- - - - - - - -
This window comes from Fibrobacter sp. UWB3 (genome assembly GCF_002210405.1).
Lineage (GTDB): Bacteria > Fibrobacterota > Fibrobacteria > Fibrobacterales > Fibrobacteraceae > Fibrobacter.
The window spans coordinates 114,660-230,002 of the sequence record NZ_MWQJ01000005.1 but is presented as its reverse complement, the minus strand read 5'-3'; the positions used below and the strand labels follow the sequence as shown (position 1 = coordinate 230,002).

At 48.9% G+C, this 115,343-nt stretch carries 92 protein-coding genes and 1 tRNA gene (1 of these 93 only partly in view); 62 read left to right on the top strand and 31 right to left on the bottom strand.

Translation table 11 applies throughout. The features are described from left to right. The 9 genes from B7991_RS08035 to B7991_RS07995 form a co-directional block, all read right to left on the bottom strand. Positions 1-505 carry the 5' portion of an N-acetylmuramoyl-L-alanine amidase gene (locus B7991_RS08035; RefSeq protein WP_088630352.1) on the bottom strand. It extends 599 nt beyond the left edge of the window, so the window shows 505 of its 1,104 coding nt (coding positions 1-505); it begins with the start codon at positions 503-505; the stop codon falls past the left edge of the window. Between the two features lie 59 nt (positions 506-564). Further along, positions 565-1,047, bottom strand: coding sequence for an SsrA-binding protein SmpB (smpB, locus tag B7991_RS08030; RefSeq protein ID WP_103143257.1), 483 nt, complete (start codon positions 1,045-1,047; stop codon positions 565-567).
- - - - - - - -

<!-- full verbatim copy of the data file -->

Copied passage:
This window comes from Fibrobacter sp. UWB3 (genome assembly GCF_002210405.1).
Lineage (GTDB): Bacteria > Fibrobacterota > Fibrobacteria > Fibrobacterales > Fibrobacteraceae > Fibrobacter.
The window spans coordinates 114,660-230,002 of the sequence record NZ_MWQJ01000005.1 but is presented as its reverse complement, the minus strand read 5'-3'; the positions used below and the strand labels follow the sequence as shown (position 1 = coordinate 230,002).

At 48.9% G+C, this 115,343-nt stretch carries 92 protein-coding genes and 1 tRNA gene (1 of these 93 only partly in view); 62 read left to right on the top strand and 31 right to left on the bottom strand.

Translation table 11 applies throughout. The features are described from left to right. The 9 genes from B7991_RS08035 to B7991_RS07995 form a co-directional block, all read right to left on the bottom strand. Positions 1-505 carry the 5' portion of an N-acetylmuramoyl-L-alanine amidase gene (locus B7991_RS08035; RefSeq protein WP_088630352.1) on the bottom strand. It extends 599 nt beyond the left edge of the window, so the window shows 505 of its 1,104 coding nt (coding positions 1-505); it begins with the start codon at positions 503-505; the stop codon falls past the left edge of the window. Between the two features lie 59 nt (positions 506-564). Further along, positions 565-1,047, bottom strand: coding sequence for an SsrA-binding protein SmpB (smpB, locus tag B7991_RS08030; RefSeq protein ID WP_103143257.1), 483 nt, complete (start codon positions 1,045-1,047; stop codon positions 565-567).